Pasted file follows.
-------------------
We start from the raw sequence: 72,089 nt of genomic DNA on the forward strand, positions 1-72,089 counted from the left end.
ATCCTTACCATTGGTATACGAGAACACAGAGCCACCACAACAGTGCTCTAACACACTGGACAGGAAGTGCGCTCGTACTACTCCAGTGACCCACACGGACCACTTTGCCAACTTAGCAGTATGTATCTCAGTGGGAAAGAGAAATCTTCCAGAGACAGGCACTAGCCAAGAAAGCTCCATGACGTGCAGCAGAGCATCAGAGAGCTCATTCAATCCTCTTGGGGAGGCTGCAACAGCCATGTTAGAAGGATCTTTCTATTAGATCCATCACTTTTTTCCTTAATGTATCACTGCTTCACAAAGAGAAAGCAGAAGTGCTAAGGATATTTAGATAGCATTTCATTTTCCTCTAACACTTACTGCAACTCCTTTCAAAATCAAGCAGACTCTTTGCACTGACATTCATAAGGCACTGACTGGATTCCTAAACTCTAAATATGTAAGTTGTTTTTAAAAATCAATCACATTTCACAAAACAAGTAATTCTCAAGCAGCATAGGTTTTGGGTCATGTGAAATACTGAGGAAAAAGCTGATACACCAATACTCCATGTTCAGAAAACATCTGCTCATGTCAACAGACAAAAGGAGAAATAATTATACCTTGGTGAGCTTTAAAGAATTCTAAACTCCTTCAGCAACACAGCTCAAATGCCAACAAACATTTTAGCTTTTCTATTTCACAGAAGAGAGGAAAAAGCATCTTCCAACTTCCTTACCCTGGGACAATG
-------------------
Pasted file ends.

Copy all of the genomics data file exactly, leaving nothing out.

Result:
We start from the raw sequence: 72,089 nt of genomic DNA on the forward strand, positions 1-72,089 counted from the left end.
ATCCTTACCATTGGTATACGAGAACACAGAGCCACCACAACAGTGCTCTAACACACTGGACAGGAAGTGCGCTCGTACTACTCCAGTGACCCACACGGACCACTTTGCCAACTTAGCAGTATGTATCTCAGTGGGAAAGAGAAATCTTCCAGAGACAGGCACTAGCCAAGAAAGCTCCATGACGTGCAGCAGAGCATCAGAGAGCTCATTCAATCCTCTTGGGGAGGCTGCAACAGCCATGTTAGAAGGATCTTTCTATTAGATCCATCACTTTTTTCCTTAATGTATCACTGCTTCACAAAGAGAAAGCAGAAGTGCTAAGGATATTTAGATAGCATTTCATTTTCCTCTAACACTTACTGCAACTCCTTTCAAAATCAAGCAGACTCTTTGCACTGACATTCATAAGGCACTGACTGGATTCCTAAACTCTAAATATGTAAGTTGTTTTTAAAAATCAATCACATTTCACAAAACAAGTAATTCTCAAGCAGCATAGGTTTTGGGTCATGTGAAATACTGAGGAAAAAGCTGATACACCAATACTCCATGTTCAGAAAACATCTGCTCATGTCAACAGACAAAAGGAGAAATAATTATACCTTGGTGAGCTTTAAAGAATTCTAAACTCCTTCAGCAACACAGCTCAAATGCCAACAAACATTTTAGCTTTTCTATTTCACAGAAGAGAGGAAAAAGCATCTTCCAACTTCCTTACCCTGGGACAATG